One-Off, Open-Cockpit Lamborghini Concept S Headed to Auction

Powered by a 5.0-liter V-10 engine, it's a true street-legal raging bull.

RM Sotheby's

For a long time, Lamborghini was known for making raw, animalistic supercars that legitimately wanted to kill you. Things have gotten a little more civilized—though only slightly less insane—since those halcyon days in the '80s and '90s. That makes this radical 2006 Lamborghini Concept S and its dangerously open cockpit all the more appealing.

Headed to RM Sotheby's Monterey auction as part of next month's annual Pebble Beach extravaganza, the Lamborghini Concept S was first created as a "non-running design study" that aimed to recapture the glorious spirit of the legendary open cockpit, single-seat race cars of yore. Starting with a regular Gallardo Spyder, Lamborghini designers removed the roof assembly and windscreen, added a center divider between the two seats, and tweaked the aerodynamics a bit to accommodate the changes.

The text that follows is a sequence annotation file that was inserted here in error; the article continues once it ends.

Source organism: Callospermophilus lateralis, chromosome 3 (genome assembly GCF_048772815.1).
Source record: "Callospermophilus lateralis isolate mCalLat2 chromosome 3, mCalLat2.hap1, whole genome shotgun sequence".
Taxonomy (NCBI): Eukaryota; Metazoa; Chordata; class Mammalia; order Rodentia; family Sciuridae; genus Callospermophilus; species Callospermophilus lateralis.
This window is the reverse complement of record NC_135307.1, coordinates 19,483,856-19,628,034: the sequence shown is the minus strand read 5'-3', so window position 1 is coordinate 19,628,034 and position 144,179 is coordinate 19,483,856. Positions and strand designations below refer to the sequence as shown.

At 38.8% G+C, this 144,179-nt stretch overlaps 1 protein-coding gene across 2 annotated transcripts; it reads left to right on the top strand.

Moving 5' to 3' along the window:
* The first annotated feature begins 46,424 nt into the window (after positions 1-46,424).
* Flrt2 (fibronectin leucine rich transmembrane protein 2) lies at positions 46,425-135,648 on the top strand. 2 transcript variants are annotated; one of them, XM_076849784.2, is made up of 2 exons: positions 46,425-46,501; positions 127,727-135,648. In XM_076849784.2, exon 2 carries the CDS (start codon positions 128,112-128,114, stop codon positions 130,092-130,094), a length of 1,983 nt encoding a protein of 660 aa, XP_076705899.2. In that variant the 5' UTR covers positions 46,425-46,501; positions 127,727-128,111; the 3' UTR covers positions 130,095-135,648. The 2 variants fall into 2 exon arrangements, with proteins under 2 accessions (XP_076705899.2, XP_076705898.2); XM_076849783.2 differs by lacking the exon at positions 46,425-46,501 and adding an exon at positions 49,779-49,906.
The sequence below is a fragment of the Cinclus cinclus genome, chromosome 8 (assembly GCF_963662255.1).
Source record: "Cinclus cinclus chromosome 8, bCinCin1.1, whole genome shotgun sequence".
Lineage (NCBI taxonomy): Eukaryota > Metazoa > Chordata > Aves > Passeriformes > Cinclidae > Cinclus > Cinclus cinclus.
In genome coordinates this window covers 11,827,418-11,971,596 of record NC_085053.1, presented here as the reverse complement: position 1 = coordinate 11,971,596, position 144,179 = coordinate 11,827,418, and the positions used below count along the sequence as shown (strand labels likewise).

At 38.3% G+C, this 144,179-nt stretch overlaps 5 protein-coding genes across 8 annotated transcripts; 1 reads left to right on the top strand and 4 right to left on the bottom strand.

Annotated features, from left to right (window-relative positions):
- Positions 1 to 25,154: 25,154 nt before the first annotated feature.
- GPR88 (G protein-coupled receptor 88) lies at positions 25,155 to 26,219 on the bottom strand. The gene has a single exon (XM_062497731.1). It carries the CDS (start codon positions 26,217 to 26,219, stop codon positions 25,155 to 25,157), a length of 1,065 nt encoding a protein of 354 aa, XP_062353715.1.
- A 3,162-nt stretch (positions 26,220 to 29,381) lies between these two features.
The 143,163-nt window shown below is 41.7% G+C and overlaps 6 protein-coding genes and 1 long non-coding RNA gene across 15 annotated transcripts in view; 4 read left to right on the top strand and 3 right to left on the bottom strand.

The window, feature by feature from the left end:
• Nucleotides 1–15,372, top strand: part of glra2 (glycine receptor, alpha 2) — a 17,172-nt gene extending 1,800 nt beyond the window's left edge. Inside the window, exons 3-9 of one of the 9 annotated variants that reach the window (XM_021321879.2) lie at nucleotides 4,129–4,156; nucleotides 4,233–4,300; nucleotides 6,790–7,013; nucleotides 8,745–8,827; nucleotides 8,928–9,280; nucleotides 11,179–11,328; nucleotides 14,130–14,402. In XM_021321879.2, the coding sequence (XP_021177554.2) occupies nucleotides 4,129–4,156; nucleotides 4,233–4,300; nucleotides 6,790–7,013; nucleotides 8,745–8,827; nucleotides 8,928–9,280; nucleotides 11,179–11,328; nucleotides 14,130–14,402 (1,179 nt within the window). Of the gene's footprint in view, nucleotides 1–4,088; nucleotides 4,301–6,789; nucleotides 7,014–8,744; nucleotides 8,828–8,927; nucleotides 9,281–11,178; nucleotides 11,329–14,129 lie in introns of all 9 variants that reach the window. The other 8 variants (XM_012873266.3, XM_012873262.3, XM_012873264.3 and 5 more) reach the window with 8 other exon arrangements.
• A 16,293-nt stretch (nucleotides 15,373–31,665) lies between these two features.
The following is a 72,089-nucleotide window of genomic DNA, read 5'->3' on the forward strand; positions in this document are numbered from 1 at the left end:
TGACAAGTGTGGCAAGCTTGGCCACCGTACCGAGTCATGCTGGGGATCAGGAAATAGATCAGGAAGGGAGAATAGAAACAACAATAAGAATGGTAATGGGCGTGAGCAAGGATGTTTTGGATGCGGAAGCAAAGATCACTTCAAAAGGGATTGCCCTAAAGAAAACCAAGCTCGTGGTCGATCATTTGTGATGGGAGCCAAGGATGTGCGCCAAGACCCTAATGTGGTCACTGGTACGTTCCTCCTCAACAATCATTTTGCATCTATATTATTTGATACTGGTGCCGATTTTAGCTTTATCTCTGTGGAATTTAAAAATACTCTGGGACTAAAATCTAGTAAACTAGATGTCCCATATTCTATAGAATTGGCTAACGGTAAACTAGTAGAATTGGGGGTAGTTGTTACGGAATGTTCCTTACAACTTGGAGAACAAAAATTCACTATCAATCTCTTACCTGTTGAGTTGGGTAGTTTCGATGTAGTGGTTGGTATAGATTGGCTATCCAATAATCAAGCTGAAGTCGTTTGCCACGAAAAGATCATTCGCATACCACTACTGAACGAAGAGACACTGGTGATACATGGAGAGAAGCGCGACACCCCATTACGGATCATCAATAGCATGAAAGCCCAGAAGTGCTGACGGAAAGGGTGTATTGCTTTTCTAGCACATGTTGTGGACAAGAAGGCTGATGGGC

The non-running result, shown off at the 2005 Geneva Auto Show, sparked such high levels of interest that Lamborghini decided to pull a Prancing Horse and build just 100 V-10 engined production models for the company's "favored customers." A whole lot of time and money went into creating the first example seen here—so much so, in fact, that Lamborghini decided it just wasn't worth it and pulled the plug on the project after just one example was built.

But apparently they still wanted to get some of their cash back, so unlike a lot of cases where these cars are either crushed or put in the company museum, Lamborghini actually sold the Concept S to a lucky individual. Since then, it's only racked up about 112 miles, most of which were covered on the soft grass lawns of various concours exhibitions.

But if you're interested, this road-legal roadster won't come cheap. It last popped up for sale at an auction in New York City in 2015, where it was expected to sell for upwards of $3 million but failed to meet its reserve price. Even if there's a slight discount this time around, a one-off Lamborghini will still cost an arm, a leg, and probably a kidney too. Just make sure you have enough left over for some old-school racing goggles.